Operation Luxor was the largest police operation Austria had witnessed since 1945.
Targeting alleged terrorists, more than 100 defendants were included in the preliminary investigation against leaders of Muslim civil society and critics of discriminatory policies implemented during the chancellorship of Sebastian Kurz (2017-2021), which were mostly rescinded by the courts. I became the image of this operation.
Kurz, once dubbed Austria’s Wunderkind and the great hope of many conservative politicians throughout Europe, has become infamous for his anti-Muslim policies. In the name of fighting political Islam, his government closed mosques, banned the hijab and finally established the Documentation Centre Political Islam to monitor Muslim civil society in order to ultimately make “political Islam” a criminal offence.
As the founding editor of the academic journal Islamophobia Studies Yearbook and the founding co-editor of the European Islamophobia Report, I have also been a vocal opponent of these policies, criticising them as authoritarian moves that undermine legal equality, religious freedom, freedom of association and, more generally, human rights.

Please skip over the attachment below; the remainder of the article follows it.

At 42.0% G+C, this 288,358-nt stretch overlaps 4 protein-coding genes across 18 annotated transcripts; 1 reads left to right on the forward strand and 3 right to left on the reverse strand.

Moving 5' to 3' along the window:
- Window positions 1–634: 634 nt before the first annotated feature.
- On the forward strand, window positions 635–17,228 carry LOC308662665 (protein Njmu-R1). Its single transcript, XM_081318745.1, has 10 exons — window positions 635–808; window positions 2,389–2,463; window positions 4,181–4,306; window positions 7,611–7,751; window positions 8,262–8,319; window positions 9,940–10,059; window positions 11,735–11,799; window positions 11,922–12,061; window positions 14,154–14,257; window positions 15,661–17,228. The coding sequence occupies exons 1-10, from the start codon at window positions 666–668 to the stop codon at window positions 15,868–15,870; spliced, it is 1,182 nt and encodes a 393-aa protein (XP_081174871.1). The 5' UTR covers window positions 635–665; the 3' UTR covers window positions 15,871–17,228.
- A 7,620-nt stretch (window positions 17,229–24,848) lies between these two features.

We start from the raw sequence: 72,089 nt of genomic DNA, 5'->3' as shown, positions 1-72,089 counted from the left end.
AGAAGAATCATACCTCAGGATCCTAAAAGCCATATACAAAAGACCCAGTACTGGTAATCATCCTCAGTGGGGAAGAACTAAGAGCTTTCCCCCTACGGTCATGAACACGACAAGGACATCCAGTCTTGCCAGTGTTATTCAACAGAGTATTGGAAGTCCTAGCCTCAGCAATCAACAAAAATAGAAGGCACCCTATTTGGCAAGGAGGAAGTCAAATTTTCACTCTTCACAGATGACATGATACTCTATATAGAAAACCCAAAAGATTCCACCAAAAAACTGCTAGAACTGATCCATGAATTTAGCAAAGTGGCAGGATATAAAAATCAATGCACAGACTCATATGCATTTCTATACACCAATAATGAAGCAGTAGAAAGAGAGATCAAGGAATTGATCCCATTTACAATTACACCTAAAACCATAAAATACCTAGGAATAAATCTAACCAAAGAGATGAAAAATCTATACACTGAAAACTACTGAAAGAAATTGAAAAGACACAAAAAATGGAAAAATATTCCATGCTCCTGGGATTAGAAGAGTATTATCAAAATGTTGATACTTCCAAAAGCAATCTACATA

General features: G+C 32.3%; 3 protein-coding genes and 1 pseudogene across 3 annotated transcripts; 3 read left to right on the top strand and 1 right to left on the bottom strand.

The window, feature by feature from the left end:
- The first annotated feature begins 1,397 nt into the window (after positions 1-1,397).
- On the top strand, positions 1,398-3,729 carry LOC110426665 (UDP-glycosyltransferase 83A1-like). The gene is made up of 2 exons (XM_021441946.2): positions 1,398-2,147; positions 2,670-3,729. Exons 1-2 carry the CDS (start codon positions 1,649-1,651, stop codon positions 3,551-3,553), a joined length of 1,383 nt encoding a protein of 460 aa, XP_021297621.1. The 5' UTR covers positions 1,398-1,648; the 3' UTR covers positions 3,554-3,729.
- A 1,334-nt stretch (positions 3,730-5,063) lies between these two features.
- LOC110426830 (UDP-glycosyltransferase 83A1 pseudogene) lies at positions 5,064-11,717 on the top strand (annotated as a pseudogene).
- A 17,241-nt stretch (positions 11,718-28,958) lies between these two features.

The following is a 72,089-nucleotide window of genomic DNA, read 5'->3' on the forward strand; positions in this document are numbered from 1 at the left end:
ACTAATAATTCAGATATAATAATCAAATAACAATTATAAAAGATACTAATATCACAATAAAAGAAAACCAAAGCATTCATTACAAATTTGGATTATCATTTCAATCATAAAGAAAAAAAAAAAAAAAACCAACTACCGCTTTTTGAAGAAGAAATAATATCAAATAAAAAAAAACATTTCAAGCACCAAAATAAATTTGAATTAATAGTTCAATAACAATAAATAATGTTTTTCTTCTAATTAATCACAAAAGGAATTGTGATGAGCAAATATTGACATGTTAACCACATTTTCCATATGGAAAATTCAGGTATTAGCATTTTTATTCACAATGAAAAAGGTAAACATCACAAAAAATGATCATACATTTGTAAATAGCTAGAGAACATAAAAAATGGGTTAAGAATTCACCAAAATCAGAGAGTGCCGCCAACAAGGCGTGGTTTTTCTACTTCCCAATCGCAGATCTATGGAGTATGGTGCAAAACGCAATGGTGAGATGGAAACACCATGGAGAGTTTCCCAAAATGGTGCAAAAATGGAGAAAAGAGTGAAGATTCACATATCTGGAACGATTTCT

But as a public scholar, I naively believed that my freedom of expression would not be restricted. At least not to the extent I had to witness.
When, on 9 November 2020, special forces of the Austrian police stormed my house in Vienna at 5am, they handed me a search warrant that claimed that I could be a terrorist wanting to topple the Egyptian government and create a worldwide caliphate. I was astounded, to say the least.
The implications were dramatic and wide-ranging. The raid left my whole family, especially my young children, traumatised. I felt constantly insecure due to the tapping of my phone and other surveillance measures. My bank account and assets were frozen for two years.